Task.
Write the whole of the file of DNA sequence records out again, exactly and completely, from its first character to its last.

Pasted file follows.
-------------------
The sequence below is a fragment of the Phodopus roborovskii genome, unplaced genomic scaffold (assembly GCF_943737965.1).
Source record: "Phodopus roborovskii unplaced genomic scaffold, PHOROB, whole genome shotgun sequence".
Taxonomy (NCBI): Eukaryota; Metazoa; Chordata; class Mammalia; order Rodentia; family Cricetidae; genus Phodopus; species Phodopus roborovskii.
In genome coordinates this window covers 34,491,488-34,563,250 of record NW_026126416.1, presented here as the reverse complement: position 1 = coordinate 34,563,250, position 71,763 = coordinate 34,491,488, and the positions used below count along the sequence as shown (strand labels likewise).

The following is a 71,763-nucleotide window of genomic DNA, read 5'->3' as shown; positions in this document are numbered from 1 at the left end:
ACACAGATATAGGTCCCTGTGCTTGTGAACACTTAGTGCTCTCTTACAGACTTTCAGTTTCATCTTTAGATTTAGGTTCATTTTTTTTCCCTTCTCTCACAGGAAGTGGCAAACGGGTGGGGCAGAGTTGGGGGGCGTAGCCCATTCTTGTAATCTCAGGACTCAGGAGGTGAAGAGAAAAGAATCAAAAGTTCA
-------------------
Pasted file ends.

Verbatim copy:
The sequence below is a fragment of the Phodopus roborovskii genome, unplaced genomic scaffold (assembly GCF_943737965.1).
Source record: "Phodopus roborovskii unplaced genomic scaffold, PHOROB, whole genome shotgun sequence".
Taxonomy (NCBI): Eukaryota; Metazoa; Chordata; class Mammalia; order Rodentia; family Cricetidae; genus Phodopus; species Phodopus roborovskii.
In genome coordinates this window covers 34,491,488-34,563,250 of record NW_026126416.1, presented here as the reverse complement: position 1 = coordinate 34,563,250, position 71,763 = coordinate 34,491,488, and the positions used below count along the sequence as shown (strand labels likewise).

The following is a 71,763-nucleotide window of genomic DNA, read 5'->3' as shown; positions in this document are numbered from 1 at the left end:
ACACAGATATAGGTCCCTGTGCTTGTGAACACTTAGTGCTCTCTTACAGACTTTCAGTTTCATCTTTAGATTTAGGTTCATTTTTTTTCCCTTCTCTCACAGGAAGTGGCAAACGGGTGGGGCAGAGTTGGGGGGCGTAGCCCATTCTTGTAATCTCAGGACTCAGGAGGTGAAGAGAAAAGAATCAAAAGTTCA